The FAA has rolled out a fancy new website, FAADroneZone to consolidate its UAS operations and information hub. Pilots can now check on airspace authorizations, register aircraft and report accidents all on one cloud-based application.
While this may seem like a major step forward for frustrated pilots who struggle to hear any word on certificates they’ve field for, it is a step in the right direction. Here are three things you need to know.
The FAA released its new portal to consolidate operations so that all of its UAS related filings could be managed in one place. This seems like a godsend for anyone working as a remote pilot. But it’s also equally important for the administrators.
The government agency was forced to react to a dynamic and rapid-moving industry, and instead of planning out a framework that made sense, it had to piece together a method for users to request authorizations and waivers for certain Part 107 operations.
The current Drone Zone is only a framework, and is a platform that makes future expansion possible. This gives hope to even more efficient ways for both the FAA and UAS operators to conduct business more efficiently. With safety in mind, this is imperative. Currently, the number of UAS enforcements do not reflect the number of violations that take place on a regular basis in the commercial UAS space.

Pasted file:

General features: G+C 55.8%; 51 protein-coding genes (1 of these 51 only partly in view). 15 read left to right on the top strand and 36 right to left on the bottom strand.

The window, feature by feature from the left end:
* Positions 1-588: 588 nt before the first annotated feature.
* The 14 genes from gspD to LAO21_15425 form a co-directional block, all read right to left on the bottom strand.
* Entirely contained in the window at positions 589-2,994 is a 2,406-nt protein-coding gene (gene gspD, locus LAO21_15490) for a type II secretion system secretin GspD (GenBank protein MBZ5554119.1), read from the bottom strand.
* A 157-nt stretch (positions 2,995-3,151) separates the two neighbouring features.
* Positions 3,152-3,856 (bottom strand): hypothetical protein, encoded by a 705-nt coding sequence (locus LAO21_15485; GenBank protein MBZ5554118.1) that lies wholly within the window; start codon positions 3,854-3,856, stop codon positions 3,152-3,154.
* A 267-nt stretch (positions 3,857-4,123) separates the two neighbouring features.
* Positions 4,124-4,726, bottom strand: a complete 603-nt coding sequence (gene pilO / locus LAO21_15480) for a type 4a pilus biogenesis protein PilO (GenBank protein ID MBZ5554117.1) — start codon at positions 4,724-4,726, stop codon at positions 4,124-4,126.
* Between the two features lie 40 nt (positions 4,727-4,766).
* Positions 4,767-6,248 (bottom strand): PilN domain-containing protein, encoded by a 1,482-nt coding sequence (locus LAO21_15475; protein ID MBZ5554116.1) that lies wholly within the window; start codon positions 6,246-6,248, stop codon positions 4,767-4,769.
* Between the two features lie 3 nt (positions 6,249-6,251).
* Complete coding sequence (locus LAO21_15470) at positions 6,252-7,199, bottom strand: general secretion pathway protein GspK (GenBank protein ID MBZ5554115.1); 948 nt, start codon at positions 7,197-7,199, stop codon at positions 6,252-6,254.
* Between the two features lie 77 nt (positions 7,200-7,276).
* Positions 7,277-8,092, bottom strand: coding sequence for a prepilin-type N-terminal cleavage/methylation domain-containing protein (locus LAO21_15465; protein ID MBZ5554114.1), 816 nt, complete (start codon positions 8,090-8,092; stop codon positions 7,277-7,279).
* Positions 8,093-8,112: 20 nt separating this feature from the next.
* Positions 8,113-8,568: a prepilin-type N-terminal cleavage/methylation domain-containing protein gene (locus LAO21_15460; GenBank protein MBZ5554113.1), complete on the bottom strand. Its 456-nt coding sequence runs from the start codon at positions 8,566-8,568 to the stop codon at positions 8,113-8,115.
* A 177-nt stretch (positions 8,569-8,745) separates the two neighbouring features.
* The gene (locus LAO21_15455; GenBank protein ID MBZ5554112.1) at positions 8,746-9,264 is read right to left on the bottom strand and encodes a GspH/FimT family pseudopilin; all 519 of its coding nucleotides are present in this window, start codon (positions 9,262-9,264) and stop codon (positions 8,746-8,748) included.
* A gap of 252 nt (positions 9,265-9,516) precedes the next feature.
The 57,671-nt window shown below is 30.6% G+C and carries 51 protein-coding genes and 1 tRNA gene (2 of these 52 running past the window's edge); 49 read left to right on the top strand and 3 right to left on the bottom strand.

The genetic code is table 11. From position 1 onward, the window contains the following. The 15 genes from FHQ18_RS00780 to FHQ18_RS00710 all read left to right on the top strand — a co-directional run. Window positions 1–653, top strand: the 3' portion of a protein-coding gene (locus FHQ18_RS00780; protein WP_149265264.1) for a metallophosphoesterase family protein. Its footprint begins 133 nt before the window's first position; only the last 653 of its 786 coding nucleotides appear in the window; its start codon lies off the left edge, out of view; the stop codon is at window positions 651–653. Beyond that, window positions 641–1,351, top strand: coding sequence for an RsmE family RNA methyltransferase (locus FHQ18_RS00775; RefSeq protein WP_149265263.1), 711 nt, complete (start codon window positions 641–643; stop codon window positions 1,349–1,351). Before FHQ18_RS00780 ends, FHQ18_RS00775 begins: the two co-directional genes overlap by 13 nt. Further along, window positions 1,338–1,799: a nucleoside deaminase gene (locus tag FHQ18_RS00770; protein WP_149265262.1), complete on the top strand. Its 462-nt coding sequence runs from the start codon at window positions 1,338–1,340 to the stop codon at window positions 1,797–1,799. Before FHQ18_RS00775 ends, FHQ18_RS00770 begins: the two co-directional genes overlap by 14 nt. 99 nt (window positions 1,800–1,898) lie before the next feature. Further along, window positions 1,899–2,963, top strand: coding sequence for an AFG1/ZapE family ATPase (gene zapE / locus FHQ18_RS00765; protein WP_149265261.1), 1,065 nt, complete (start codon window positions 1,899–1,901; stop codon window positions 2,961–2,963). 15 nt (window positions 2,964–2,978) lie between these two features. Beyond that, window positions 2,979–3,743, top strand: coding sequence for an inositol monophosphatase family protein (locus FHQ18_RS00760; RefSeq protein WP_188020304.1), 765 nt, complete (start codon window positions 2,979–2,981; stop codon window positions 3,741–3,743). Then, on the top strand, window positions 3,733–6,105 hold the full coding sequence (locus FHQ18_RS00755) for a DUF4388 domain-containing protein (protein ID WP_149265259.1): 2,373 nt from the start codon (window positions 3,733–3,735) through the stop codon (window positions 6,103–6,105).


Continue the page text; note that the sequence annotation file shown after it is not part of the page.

When an airspace authorization is submitted in airspace related to a military base, the Department of Defense (DoD) is involved in the approval process. This means that the Drone Zone portal is a resource for it as well. In addition, the National Transportation Safety board examines all accidents involving manned aircraft. If one ever crossed paths with a drone, the new portal would give the Department of Transportation ample resources to investigate the background of the aircraft in a one-stop shop.
As it stands, the Drone Zone is not exactly what those clamoring for more efficient authorizations and waivers are looking for, but it’s a step in the right direction.
Michael Jones is an FAA-licensed commercial UAS operator and chief pilot of California Aerial Media based in San Diego, California. With 20-plus flight hours in single-engine manned aircraft and hundreds more logged in UAS, aviation is one of his true passions. In addition, he is an award-winning author whose work has been featured on sites such as Yahoo!, MapQuest, About.com and Vox Media among many other publications.
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